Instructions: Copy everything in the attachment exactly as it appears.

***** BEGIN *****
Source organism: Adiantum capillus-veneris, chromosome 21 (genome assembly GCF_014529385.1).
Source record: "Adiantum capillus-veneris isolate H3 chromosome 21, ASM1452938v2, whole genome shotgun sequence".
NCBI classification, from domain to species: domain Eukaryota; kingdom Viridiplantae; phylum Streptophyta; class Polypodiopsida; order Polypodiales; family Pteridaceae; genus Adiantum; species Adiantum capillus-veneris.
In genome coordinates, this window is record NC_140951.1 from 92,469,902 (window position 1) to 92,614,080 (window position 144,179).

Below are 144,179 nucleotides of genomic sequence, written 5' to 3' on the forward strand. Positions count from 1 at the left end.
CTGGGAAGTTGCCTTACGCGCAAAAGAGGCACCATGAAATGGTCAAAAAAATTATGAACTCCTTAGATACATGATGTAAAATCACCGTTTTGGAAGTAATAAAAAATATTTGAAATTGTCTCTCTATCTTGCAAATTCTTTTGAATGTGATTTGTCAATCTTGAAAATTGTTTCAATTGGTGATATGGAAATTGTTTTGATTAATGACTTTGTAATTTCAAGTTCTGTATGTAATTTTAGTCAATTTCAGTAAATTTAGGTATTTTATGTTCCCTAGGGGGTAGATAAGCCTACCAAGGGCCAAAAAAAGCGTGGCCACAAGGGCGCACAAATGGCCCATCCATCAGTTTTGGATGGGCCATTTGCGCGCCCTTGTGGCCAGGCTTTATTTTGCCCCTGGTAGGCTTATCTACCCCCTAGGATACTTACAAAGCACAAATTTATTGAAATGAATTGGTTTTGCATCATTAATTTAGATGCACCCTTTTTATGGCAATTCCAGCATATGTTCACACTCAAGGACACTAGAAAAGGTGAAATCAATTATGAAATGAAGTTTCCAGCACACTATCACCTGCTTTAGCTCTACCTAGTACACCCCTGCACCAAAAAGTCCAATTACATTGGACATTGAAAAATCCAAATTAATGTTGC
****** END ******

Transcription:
Source organism: Adiantum capillus-veneris, chromosome 21 (genome assembly GCF_014529385.1).
Source record: "Adiantum capillus-veneris isolate H3 chromosome 21, ASM1452938v2, whole genome shotgun sequence".
NCBI classification, from domain to species: domain Eukaryota; kingdom Viridiplantae; phylum Streptophyta; class Polypodiopsida; order Polypodiales; family Pteridaceae; genus Adiantum; species Adiantum capillus-veneris.
In genome coordinates, this window is record NC_140951.1 from 92,469,902 (window position 1) to 92,614,080 (window position 144,179).

Below are 144,179 nucleotides of genomic sequence, written 5' to 3' on the forward strand. Positions count from 1 at the left end.
CTGGGAAGTTGCCTTACGCGCAAAAGAGGCACCATGAAATGGTCAAAAAAATTATGAACTCCTTAGATACATGATGTAAAATCACCGTTTTGGAAGTAATAAAAAATATTTGAAATTGTCTCTCTATCTTGCAAATTCTTTTGAATGTGATTTGTCAATCTTGAAAATTGTTTCAATTGGTGATATGGAAATTGTTTTGATTAATGACTTTGTAATTTCAAGTTCTGTATGTAATTTTAGTCAATTTCAGTAAATTTAGGTATTTTATGTTCCCTAGGGGGTAGATAAGCCTACCAAGGGCCAAAAAAAGCGTGGCCACAAGGGCGCACAAATGGCCCATCCATCAGTTTTGGATGGGCCATTTGCGCGCCCTTGTGGCCAGGCTTTATTTTGCCCCTGGTAGGCTTATCTACCCCCTAGGATACTTACAAAGCACAAATTTATTGAAATGAATTGGTTTTGCATCATTAATTTAGATGCACCCTTTTTATGGCAATTCCAGCATATGTTCACACTCAAGGACACTAGAAAAGGTGAAATCAATTATGAAATGAAGTTTCCAGCACACTATCACCTGCTTTAGCTCTACCTAGTACACCCCTGCACCAAAAAGTCCAATTACATTGGACATTGAAAAATCCAAATTAATGTTGC